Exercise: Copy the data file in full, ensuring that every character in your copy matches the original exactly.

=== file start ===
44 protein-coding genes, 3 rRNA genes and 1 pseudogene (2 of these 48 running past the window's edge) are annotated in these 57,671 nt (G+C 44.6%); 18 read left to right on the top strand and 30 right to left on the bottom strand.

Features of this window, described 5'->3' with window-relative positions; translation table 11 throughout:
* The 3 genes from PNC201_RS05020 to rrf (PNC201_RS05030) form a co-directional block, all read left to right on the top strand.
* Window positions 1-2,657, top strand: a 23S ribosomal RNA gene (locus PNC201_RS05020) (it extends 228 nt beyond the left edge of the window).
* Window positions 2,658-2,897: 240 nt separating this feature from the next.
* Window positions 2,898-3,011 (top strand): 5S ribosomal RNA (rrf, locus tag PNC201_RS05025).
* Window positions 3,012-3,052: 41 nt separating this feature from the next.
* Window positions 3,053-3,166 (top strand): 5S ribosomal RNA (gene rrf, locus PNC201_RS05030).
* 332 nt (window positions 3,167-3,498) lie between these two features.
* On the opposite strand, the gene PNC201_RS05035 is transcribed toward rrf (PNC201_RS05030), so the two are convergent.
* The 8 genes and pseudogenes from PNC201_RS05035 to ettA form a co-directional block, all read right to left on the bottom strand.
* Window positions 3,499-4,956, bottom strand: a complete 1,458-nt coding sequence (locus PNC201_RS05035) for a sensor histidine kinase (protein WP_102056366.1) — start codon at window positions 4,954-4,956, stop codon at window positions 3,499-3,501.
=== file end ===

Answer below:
44 protein-coding genes, 3 rRNA genes and 1 pseudogene (2 of these 48 running past the window's edge) are annotated in these 57,671 nt (G+C 44.6%); 18 read left to right on the top strand and 30 right to left on the bottom strand.

Features of this window, described 5'->3' with window-relative positions; translation table 11 throughout:
* The 3 genes from PNC201_RS05020 to rrf (PNC201_RS05030) form a co-directional block, all read left to right on the top strand.
* Window positions 1-2,657, top strand: a 23S ribosomal RNA gene (locus PNC201_RS05020) (it extends 228 nt beyond the left edge of the window).
* Window positions 2,658-2,897: 240 nt separating this feature from the next.
* Window positions 2,898-3,011 (top strand): 5S ribosomal RNA (rrf, locus tag PNC201_RS05025).
* Window positions 3,012-3,052: 41 nt separating this feature from the next.
* Window positions 3,053-3,166 (top strand): 5S ribosomal RNA (gene rrf, locus PNC201_RS05030).
* 332 nt (window positions 3,167-3,498) lie between these two features.
* On the opposite strand, the gene PNC201_RS05035 is transcribed toward rrf (PNC201_RS05030), so the two are convergent.
* The 8 genes and pseudogenes from PNC201_RS05035 to ettA form a co-directional block, all read right to left on the bottom strand.
* Window positions 3,499-4,956, bottom strand: a complete 1,458-nt coding sequence (locus PNC201_RS05035) for a sensor histidine kinase (protein WP_102056366.1) — start codon at window positions 4,954-4,956, stop codon at window positions 3,499-3,501.